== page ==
Pop-up Menus

One of Swing's nifty components is JPopupMenu, a context menu that appears at the mouse location when you press the appropriate mouse button or keystroke. (On a two-button mouse, clicking the right mouse button invokes a pop-up menu. On a single-button Mac, you Command-click.) Which button you press depends on the platform you're using; fortunately, from the code's point of view you don't have to careSwing figures it out for you. The care and feeding of JPopupMenu is basically the same as any other menu. You use a different constructor (JPopupMenu( )) to create it, but otherwise, you build a menu and add elements to it the same way. The big difference is that you don't attach it to a JMenuBar. Instead, just pop up the menu whenever and wherever you need it. Prior to Java 5.0, this process is a little cumbersome; you have to register to receive the appropriate mouse events, check them to see if they are the pop-up trigger and then pop the menu manually. With Java 5.0, the process is simplified by having components manage their own pop-up menus. First, we'll show an example of explicit pop-up handling. The following example, PopupColorMenu, contains three buttons. You can use a JPopupMenu to set the color of each button or the background frame itself, depending on where you clickthe mouse.

 //file: PopUpColorMenu.java
 import java.awt.*;
 import java.awt.event.*;
 import javax.swing.*;
 public class PopUpColorMenu implements ActionListener
 {
 Component selectedComponent;
 public PopUpColorMenu( ) {
 JFrame frame = new JFrame("PopUpColorMenu v1.0");
 final JPopupMenu colorMenu = new JPopupMenu("Color");
 colorMenu.add(makeMenuItem("Red"));
 colorMenu.add(makeMenuItem("Green"));
 colorMenu.add(makeMenuItem("Blue"));
 MouseListener mouseListener = new MouseAdapter( ) {
 public void mousePressed(MouseEvent e) { checkPopup(e); }
 public void mouseClicked(MouseEvent e) { checkPopup(e); }
 public void mouseReleased(MouseEvent e) { checkPopup(e); }
 private void checkPopup(MouseEvent e) {
 if (e.isPopupTrigger( )) {
 selectedComponent = e.getComponent( );
 colorMenu.show(e.getComponent( ), e.getX( ), e.getY( ));
 }
 }
 };
 Container content = frame.getContentPane( ); // unnecessary in 5.0+
 content.setLayout(new FlowLayout( ));
 JButton button = new JButton("Uno");
 button.addMouseListener(mouseListener);
 content.add(button);
 button = new JButton("Due");
 button.addMouseListener(mouseListener);
 content.add(button);
 button = new JButton("Tre");
 button.addMouseListener(mouseListener);
 content.add(button);
 frame.getContentPane( ).addMouseListener(mouseListener);
 frame.setSize(200,50);
 frame.setDefaultCloseOperation( JFrame.EXIT_ON_CLOSE );
 frame.setVisible(true);
 }
 public void actionPerformed(ActionEvent e) {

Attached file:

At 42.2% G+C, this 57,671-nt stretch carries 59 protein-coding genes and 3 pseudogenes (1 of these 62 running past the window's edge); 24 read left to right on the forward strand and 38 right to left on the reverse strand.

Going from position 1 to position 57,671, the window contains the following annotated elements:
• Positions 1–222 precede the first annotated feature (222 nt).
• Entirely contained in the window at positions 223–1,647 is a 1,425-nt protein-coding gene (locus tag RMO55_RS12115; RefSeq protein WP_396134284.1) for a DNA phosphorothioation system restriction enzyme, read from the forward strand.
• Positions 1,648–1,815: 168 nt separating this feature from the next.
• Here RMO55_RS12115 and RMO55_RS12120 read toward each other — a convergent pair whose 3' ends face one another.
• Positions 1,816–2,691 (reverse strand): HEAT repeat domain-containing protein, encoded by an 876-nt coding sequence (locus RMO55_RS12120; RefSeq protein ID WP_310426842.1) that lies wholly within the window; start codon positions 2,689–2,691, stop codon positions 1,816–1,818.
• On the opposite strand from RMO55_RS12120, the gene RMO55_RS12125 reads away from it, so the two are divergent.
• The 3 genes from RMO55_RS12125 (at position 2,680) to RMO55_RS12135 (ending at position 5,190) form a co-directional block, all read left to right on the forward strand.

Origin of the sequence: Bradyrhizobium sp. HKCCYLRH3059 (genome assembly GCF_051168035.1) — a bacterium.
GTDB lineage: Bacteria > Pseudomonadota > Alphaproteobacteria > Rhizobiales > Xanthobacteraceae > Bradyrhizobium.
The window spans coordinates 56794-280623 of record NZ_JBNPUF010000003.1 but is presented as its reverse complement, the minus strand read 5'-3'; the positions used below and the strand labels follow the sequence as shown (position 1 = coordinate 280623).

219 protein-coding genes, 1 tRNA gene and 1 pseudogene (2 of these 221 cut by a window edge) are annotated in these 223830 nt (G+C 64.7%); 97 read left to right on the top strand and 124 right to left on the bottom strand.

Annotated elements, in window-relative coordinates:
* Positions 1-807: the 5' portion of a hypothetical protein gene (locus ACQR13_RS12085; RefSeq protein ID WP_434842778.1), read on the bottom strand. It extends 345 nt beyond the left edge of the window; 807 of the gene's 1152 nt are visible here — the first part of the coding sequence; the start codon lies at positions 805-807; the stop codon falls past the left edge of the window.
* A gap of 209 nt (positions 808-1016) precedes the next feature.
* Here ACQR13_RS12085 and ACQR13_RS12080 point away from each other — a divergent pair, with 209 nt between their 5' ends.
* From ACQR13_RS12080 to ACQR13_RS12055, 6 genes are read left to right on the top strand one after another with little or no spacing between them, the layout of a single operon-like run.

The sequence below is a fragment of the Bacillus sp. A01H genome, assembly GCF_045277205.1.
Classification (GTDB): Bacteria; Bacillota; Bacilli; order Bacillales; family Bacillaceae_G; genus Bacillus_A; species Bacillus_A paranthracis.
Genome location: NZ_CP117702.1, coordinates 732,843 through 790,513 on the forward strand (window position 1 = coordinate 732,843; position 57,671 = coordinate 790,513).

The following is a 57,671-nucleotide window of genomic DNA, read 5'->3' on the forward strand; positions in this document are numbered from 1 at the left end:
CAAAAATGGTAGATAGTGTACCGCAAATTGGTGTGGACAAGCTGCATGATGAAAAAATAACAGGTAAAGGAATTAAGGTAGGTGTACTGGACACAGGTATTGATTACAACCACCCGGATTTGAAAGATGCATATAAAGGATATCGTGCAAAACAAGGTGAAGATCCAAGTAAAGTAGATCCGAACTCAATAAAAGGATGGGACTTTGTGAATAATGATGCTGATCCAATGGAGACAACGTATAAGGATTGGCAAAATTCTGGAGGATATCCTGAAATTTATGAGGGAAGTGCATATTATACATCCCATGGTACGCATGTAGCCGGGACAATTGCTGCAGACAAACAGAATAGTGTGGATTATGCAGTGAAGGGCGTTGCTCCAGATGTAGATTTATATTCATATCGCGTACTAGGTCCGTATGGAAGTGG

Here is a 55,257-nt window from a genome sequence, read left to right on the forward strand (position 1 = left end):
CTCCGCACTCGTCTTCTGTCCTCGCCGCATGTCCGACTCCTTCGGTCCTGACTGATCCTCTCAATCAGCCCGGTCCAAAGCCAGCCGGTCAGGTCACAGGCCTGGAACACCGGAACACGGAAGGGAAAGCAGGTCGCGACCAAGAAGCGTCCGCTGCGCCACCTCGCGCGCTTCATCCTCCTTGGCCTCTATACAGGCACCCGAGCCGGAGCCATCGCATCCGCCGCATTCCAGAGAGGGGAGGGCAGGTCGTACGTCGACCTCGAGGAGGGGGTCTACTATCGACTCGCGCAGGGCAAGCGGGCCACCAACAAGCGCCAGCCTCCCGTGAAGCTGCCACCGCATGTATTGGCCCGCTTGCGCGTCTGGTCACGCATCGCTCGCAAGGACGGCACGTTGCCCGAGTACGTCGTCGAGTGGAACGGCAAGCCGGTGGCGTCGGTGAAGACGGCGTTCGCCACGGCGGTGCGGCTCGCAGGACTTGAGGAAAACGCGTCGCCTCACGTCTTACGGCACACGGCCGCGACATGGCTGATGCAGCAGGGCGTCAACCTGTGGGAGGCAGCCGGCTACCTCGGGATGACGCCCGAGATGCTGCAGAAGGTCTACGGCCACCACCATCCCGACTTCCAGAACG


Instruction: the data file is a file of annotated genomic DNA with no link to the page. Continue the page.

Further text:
String color = e.getActionCommand( );
 if (color.equals("Red"))
 selectedComponent.setBackground(Color.red);
 else if (color.equals("Green"))
 selectedComponent.setBackground(Color.green);
 else if (color.equals("Blue"))
 selectedComponent.setBackground(Color.blue);
 }
 private JMenuItem makeMenuItem(String label) {
 JMenuItem item = new JMenuItem(label);
 item.addActionListener( this );
 return item;
 }
 public static void main(String[] args) {
 new PopUpColorMenu( );
 }
 }


Screenshot-8 shows the example in action; the user is preparing to change the color of the bottom button.

Screenshot-8. The PopupColorMenu app
Java ScreenShot

Because the pop-up menu is triggered by mouse events (in this example), we need to register a MouseListener for any of the components to which it applies. In this example, all three buttons and the content pane of the frame are eligible for the color pop-up menu. Therefore, we add a mouse-event listener for all these components explicitly. The same instance of an anonymous inner MouseAdapter subclass is used in each case. In this class, we override the mousePressed( ), mouseReleased( ), and mouseClicked( ) methods to display the pop-up menu when we get an appropriate event. How do we know what an "appropriate event" is? Fortunately, we don't need to worry about the specifics of our user's platform; we just need to call the event's isPopupTrigger( ) method. If this method returns true, we know the user has done whatever normally displays a pop-up menu on his system. Once we know that the user wants to raise a pop-up menu, we display it by calling its show( ) method with the mouse event coordinates as arguments. If we want to provide different menus for different types of components or the background, we create different mouse listeners for each different kind of component. The mouse listeners invoke different kinds of pop-up menus as appropriate. The only thing left is to handle the action events from the pop-up menu items. We use a helper method called makeMenuItem( ) to register the PopUpColorMenu window as an action listener for every item we add. The example implements ActionListener and has the required actionPerformed( ) method. This method reads the action command from the event, which is equal to the selected menu item's label by default. It then sets the background color of the selected component appropriately.

Java ScreenShot
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